Date: Tue, 20 Jul 1993 14:51:25 -0400 (EDT) From: Kinney Baughman <BAUGHMANKR at conrad.appstate.edu> Subject: The Tumbleweed Report (Part 2) On to the brewing equipment decisions we've made. The Brewhouse: The brewhouse is literally a house. A 12' x 12' bedroom was plumbed and gas lines run in to give us our brewing room. The boiler sits on top of 4 or 5 courses of concrete blocks encased by 2 x 4's. It's located right by a window. A window fan vents the place. It gets a little hot in the summer. But we're working on cooling the place down now by adding more fans to the other windows. In the winter it's fine. The old living room (14 x 24') is our "fermentation chamber" and office. Nothing fancy. In one corner of the room we have an 8' x 8' walk in cooler. Four insulated walls were built in one corner of the room along with a raised floor on 2 x 4 "floor joists". Plywood floor and walls. A compressor cools the room. Cost was around $2000. The restaurant uses the cooler some but mostly we have it filled with kegs going through final conditioning before being taken to the restaurant. We store our malt and hops in there as well. In the winter we used a thermostatically controlled heater to keep the fermentation room around 65 degrees. This past winter we had temperature fluctuations of plus or minus 5 degrees. This isn't ideal, I know. But it works. We've made some modifications to things this summer, so I think we can do better next winter and hold temps within 5 degrees. That's good enough by anyone's standards. During the summer, we use a common, garden variety window air conditioner. We just put a 11,000 btu air conditioner in a couple of weeks ago and with temperatures above 90 degrees, the fermentation room has been staying right at 65 degrees. Again, pretty good. Fermenters: When Burton and I arrived in November, Tumbleweed was fermenting in 6 1/2 gallon carboys. Some of you know that I designed the BrewCap. Since Burton was a BrewCap fan, too, the first thing we did was attach BrewCaps to each of the carboys Tumbleweed had and turned them all upside down. At one point, we had 50 carboys turned upside down in a two-tiered rack merrily fermenting away! For me it was one of the most beautiful sights I'd ever seen! But after a month, we realized the care and feeding of 50 glass fermenters was too labor intensive even using BrewCaps. While the BrewCap works great for the average home-brewing operation, things were getting out of hand at the brewery. Moreover, in December darned if Bart didn't trade for a 42 gallon stainless steel pot that had been salvaged from a cheese factory about 40 miles away. So Burton and I found ourselves dealing with 40 gallon batches after just one week of brewing at 30 gallons. It had become clear that we had to move away from carboys. And I want to place the blame squarely on the shoulders of one this forum's esteemed members for being the prime cause for us having to move up in size. We were using Larry Barello's idea for a wort aerator and it was foaming the beer up so badly (nicely?) that we could only fill a carboy half-full before moving on to the next one and by the time we had come back to the first one, the foam usually hadn't settled down so we had to shake and stir and do whatever to collapse the foam head so we could get the blasted carboys full!! Thanks, Larry! :-) Filling carboys had become a nightmare. But what to do? Glass is one of the best materials in which to ferment and carboys weren't working out. Stainless steel would have been great but we couldn't find them much less afford them. Bart, on the recommendation of someone in the brewing industry had purchased three 31 gallon black HD polyethelene drums back in October but we were reluctant to use them, being well aware of the complaints about fermenting in plastic. At the same time, I also know of some world-class brewers who ferment in plastic. Darryl Richman comes immediately to mind. I had always figured that most of the problems people have with plastic fermenters stem more from not cleaning and sterilizing them IMMEDIATELY after using them than anything having to do with the plastic itself. So with Bart hounding us to give the drums a try, we took the plunge. I'm happy to say that, on the whole, they've worked very well for us and I would heartily recommend them to anyone wanting to brew on this scale. We use open-head fermenters. That is to say, the entire lid comes off the top so you can get down inside them and scrub off the resins and junk that forms during primary fermentation. These jewels cost about $50 each delivered. Can't beat the price. Once used, they never see the light of day again. Immediately after using them, we fill to the brim with clorox and water and let 'em pickle until the next time we use them. We've had no infections and I don't anticipate any -- at least from the fermenters. We are currently using 18 fermenters. We always need one free for transfers so we can have 527 gallons of beer fermenting at once. Total investment in fermenters is roughly $900. Cam makes up homemade dollys to put them on and we wheel the drums around the brewhouse from that point on. The dollys cost about $35 each to make. Total investment: around $600. (To be continued...) Return to table of contents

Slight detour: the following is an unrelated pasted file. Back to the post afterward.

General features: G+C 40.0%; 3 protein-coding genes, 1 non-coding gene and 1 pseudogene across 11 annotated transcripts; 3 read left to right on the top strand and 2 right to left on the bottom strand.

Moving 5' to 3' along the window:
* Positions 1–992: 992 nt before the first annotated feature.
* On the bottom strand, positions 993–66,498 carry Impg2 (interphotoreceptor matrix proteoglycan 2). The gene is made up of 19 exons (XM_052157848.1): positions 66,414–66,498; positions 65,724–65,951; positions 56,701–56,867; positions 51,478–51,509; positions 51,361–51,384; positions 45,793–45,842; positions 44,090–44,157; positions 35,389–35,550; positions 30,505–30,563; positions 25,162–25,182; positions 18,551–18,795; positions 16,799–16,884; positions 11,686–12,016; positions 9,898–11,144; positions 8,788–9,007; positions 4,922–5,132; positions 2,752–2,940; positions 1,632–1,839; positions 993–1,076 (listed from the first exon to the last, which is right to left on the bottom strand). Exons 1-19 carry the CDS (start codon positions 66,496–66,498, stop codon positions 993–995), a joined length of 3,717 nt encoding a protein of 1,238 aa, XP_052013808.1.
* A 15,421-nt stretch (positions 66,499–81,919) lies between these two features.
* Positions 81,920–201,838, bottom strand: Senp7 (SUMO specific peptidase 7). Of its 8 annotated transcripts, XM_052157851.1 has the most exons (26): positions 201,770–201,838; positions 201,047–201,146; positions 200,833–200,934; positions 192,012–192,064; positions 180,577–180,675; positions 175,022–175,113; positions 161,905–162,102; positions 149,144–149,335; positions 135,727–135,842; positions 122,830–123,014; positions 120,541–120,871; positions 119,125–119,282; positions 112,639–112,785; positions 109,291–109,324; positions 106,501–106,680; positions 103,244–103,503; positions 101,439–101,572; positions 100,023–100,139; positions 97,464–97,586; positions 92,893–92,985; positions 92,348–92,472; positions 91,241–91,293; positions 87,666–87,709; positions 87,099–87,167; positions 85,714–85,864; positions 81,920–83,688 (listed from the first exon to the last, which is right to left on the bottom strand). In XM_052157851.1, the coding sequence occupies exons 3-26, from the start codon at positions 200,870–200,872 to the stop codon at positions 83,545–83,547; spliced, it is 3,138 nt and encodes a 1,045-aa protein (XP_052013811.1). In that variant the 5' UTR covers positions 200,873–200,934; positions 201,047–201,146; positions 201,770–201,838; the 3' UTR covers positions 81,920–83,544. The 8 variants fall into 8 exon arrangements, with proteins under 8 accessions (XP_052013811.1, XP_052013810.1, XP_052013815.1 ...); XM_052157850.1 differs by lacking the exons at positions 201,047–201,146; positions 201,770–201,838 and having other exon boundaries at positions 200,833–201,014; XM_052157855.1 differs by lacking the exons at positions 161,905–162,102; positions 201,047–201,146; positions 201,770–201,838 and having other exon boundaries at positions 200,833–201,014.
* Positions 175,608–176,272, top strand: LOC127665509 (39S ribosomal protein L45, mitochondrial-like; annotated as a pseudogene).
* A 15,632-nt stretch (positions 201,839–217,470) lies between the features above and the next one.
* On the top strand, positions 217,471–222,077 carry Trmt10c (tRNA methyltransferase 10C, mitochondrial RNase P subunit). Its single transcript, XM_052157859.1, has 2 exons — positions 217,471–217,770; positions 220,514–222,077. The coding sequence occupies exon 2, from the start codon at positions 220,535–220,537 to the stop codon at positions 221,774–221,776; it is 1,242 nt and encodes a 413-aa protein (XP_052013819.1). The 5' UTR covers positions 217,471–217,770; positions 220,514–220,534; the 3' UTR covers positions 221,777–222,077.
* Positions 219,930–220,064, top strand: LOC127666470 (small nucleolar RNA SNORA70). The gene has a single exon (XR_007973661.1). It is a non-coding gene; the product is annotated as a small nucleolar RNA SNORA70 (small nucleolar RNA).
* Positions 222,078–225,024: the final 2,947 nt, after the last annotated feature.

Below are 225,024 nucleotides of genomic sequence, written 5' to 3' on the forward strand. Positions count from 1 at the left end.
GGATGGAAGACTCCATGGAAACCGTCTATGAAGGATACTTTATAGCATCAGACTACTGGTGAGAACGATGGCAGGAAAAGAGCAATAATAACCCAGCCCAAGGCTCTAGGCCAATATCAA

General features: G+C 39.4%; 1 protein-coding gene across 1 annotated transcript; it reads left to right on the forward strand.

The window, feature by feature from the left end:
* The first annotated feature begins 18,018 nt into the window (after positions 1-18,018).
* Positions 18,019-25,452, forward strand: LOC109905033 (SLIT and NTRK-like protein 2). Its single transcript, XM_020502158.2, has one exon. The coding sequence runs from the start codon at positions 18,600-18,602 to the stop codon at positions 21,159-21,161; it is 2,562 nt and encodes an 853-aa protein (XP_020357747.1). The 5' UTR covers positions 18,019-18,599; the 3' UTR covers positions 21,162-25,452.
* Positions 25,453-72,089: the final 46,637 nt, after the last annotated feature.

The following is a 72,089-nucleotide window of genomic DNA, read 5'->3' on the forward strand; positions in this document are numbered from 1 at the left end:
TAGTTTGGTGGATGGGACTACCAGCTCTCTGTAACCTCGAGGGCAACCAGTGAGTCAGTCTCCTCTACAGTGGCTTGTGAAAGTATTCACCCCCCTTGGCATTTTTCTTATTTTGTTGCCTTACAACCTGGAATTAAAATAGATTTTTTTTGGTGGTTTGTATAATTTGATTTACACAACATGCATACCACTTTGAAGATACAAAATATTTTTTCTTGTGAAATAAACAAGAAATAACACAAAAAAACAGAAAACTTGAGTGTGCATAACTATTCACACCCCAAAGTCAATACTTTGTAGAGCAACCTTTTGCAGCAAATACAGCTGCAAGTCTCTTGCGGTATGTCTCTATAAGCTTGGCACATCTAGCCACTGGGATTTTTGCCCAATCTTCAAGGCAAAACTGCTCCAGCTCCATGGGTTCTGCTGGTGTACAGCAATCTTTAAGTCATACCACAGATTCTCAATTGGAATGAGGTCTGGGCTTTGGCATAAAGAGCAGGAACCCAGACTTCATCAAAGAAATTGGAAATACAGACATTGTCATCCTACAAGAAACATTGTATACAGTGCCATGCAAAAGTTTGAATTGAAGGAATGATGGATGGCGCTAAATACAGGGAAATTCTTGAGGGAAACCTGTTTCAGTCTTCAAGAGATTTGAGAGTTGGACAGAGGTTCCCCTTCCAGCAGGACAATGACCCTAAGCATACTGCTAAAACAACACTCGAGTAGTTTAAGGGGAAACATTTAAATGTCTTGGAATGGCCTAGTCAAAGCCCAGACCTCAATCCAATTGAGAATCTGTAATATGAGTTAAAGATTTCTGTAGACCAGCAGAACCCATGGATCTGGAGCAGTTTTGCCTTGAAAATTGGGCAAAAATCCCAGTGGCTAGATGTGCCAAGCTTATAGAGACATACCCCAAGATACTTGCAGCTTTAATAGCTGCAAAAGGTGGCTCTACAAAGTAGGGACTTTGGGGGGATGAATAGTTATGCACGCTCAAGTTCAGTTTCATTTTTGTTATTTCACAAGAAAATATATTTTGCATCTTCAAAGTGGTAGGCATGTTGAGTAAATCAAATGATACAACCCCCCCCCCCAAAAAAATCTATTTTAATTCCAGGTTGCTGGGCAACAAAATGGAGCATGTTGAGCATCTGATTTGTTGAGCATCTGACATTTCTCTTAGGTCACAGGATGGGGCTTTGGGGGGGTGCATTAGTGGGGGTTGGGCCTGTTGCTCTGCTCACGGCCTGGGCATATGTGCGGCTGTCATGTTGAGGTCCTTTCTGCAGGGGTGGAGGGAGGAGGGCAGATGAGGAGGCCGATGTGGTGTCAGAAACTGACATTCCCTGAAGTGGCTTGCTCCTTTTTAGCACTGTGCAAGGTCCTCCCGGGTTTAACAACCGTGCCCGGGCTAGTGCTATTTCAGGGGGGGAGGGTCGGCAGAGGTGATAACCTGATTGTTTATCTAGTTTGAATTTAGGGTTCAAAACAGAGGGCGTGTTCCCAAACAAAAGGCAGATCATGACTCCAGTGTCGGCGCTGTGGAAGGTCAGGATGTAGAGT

Date: Tue, 20 Jul 1993 14:52:47 -0400 (EDT) From: Kinney Baughman <BAUGHMANKR at conrad.appstate.edu> Subject: The Tumbleweed Report (Part 3) Brew Kettle: As mentioned earlier, we found a 42 gallon stainless steel pot that had been salvaged from a cheese factory. We had had enough experience with the 30 gallon fermenter to know that we had to get away from siphoning through our wort chiller. So we had a 1" pipe welded about 4" up from the bottom of the pot to allow for the settling of the hops and trub left over from the boil. We have a copper pot scrubber tied around the end of the pipe that sticks into the kettle. This keeps the hops from clogging the pipe and stopping the draining of the wort. On the other end of the 1" pipe we have a reducing "T" fitting (reduces down to 1/2") that splits the draining wort into two directions. First stop is our hop back. Hop Back: If any of you read my article in the Special Gadgets issue of Zymurgy you know I'm a big fan of the hopback so it was high on our list of improvements to make to the brewing operation. We even used the mason jar hop back for a couple of batches when we were brewing 30 gallons at a time. The hassles of changing the hop back every time we switched carboys caused us to rethink things for the 42 gallon pot. We settled on using two 1 gallon stainless steel pressure cookers. 1/2" from the top we had 5/8" OD holes drilled, into which we placed a 1/2" ID bulkhead union to receive the 1/2" copper tubing carrying the wort from the reducing "T". 1/2" from the bottom of the hop back, we had another 5/8" hole drilled and fitted with its 1/2" bulkhead union. The wort flows from it to our counterflow wort chillers. We tie our hops up in paint strainer bags, the kind made from mosquito netting, and tie the bag around the inlet pipe at the top of the pressure cooker. The vent on the lid of the pressure cooker was welded shut so when the lid is closed we have an airtight fit. Works great. And the bag of hops gives yet another filter for the trub that makes it past the chore boy in the kettle. Wort Chiller: We use 30' of 1/2" copper tubing inside of a 5/8" garden hose as a wort chiller. In the winter, we can flow full force through the chiller into the fermenters. In the summer, we have to prechill our cooling water to get a decent flow into the fermenters. On the wort outlet side of the chillers, we have a gated valve to restrict the flow of wort. We back this up or down until we achieve our desired pitching temperature. We shoot for 70 degrees. Kegs: We keg in cornelius kegs. We've scrounged them from several sources. We have right at 80 kegs now. About half of them we bought for around $25. The other half cost us an average of $15 each. All were rebuilt. We spent about $130 rebuilding the kegs. We can do it for less now. We have approximately $1600 in kegs + the $130 for rebuilding. Dispensers: We dispense in two dual tower keg dispensing units, the kind that holds one standard 15 1/2 gallon commercial keg. So we have four beers on tap at all times. Again, Bart the scrounge found these used and I assume we got 'em for a song. I'm not sure of the price. But I doubt he paid more than a hundred or so dollars for each one. (To be continued...) I'm off to Seattle Thursday and then to Portland for the AHA conference. I'll continue these musings when I get back. Hope to see some of you renegades at the conference! Cheers! - ----------------------------------------------------------------- Kinney Baughman | Beer is my business and baughmankr at conrad.appstate.edu | I'm late for work. - ----------------------------------------------------------------- Return to table of contents